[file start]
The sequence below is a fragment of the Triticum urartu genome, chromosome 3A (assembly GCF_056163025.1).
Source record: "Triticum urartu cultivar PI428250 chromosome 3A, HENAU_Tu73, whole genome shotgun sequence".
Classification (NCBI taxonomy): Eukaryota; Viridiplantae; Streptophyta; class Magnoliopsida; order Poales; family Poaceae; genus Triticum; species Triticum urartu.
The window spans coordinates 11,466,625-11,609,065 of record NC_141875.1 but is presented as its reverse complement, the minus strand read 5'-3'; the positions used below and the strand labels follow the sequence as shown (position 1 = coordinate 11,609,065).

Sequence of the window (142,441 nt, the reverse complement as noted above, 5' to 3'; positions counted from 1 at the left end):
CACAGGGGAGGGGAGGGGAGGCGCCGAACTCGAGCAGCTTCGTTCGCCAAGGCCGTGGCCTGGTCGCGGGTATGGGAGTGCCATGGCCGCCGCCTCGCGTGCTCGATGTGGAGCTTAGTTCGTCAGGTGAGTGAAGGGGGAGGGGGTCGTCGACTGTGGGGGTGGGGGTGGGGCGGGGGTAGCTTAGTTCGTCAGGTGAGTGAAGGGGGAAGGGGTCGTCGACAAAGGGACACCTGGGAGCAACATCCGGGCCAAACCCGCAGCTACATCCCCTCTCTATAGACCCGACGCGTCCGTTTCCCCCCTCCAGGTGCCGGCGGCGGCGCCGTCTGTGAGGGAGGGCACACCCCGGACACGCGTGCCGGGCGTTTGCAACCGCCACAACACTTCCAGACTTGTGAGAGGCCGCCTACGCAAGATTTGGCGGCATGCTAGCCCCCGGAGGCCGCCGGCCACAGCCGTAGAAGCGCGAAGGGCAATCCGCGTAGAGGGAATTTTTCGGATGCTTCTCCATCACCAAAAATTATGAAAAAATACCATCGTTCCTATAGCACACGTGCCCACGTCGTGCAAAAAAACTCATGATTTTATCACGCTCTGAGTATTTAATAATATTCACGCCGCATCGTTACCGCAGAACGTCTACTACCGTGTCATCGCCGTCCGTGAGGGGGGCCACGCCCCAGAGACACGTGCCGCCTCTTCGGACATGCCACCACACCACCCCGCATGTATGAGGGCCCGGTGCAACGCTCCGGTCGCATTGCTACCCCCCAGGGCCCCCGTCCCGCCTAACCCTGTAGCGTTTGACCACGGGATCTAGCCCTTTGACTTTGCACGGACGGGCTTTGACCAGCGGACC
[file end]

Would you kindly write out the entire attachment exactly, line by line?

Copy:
The sequence below is a fragment of the Triticum urartu genome, chromosome 3A (assembly GCF_056163025.1).
Source record: "Triticum urartu cultivar PI428250 chromosome 3A, HENAU_Tu73, whole genome shotgun sequence".
Classification (NCBI taxonomy): Eukaryota; Viridiplantae; Streptophyta; class Magnoliopsida; order Poales; family Poaceae; genus Triticum; species Triticum urartu.
The window spans coordinates 11,466,625-11,609,065 of record NC_141875.1 but is presented as its reverse complement, the minus strand read 5'-3'; the positions used below and the strand labels follow the sequence as shown (position 1 = coordinate 11,609,065).

Sequence of the window (142,441 nt, the reverse complement as noted above, 5' to 3'; positions counted from 1 at the left end):
CACAGGGGAGGGGAGGGGAGGCGCCGAACTCGAGCAGCTTCGTTCGCCAAGGCCGTGGCCTGGTCGCGGGTATGGGAGTGCCATGGCCGCCGCCTCGCGTGCTCGATGTGGAGCTTAGTTCGTCAGGTGAGTGAAGGGGGAGGGGGTCGTCGACTGTGGGGGTGGGGGTGGGGCGGGGGTAGCTTAGTTCGTCAGGTGAGTGAAGGGGGAAGGGGTCGTCGACAAAGGGACACCTGGGAGCAACATCCGGGCCAAACCCGCAGCTACATCCCCTCTCTATAGACCCGACGCGTCCGTTTCCCCCCTCCAGGTGCCGGCGGCGGCGCCGTCTGTGAGGGAGGGCACACCCCGGACACGCGTGCCGGGCGTTTGCAACCGCCACAACACTTCCAGACTTGTGAGAGGCCGCCTACGCAAGATTTGGCGGCATGCTAGCCCCCGGAGGCCGCCGGCCACAGCCGTAGAAGCGCGAAGGGCAATCCGCGTAGAGGGAATTTTTCGGATGCTTCTCCATCACCAAAAATTATGAAAAAATACCATCGTTCCTATAGCACACGTGCCCACGTCGTGCAAAAAAACTCATGATTTTATCACGCTCTGAGTATTTAATAATATTCACGCCGCATCGTTACCGCAGAACGTCTACTACCGTGTCATCGCCGTCCGTGAGGGGGGCCACGCCCCAGAGACACGTGCCGCCTCTTCGGACATGCCACCACACCACCCCGCATGTATGAGGGCCCGGTGCAACGCTCCGGTCGCATTGCTACCCCCCAGGGCCCCCGTCCCGCCTAACCCTGTAGCGTTTGACCACGGGATCTAGCCCTTTGACTTTGCACGGACGGGCTTTGACCAGCGGACC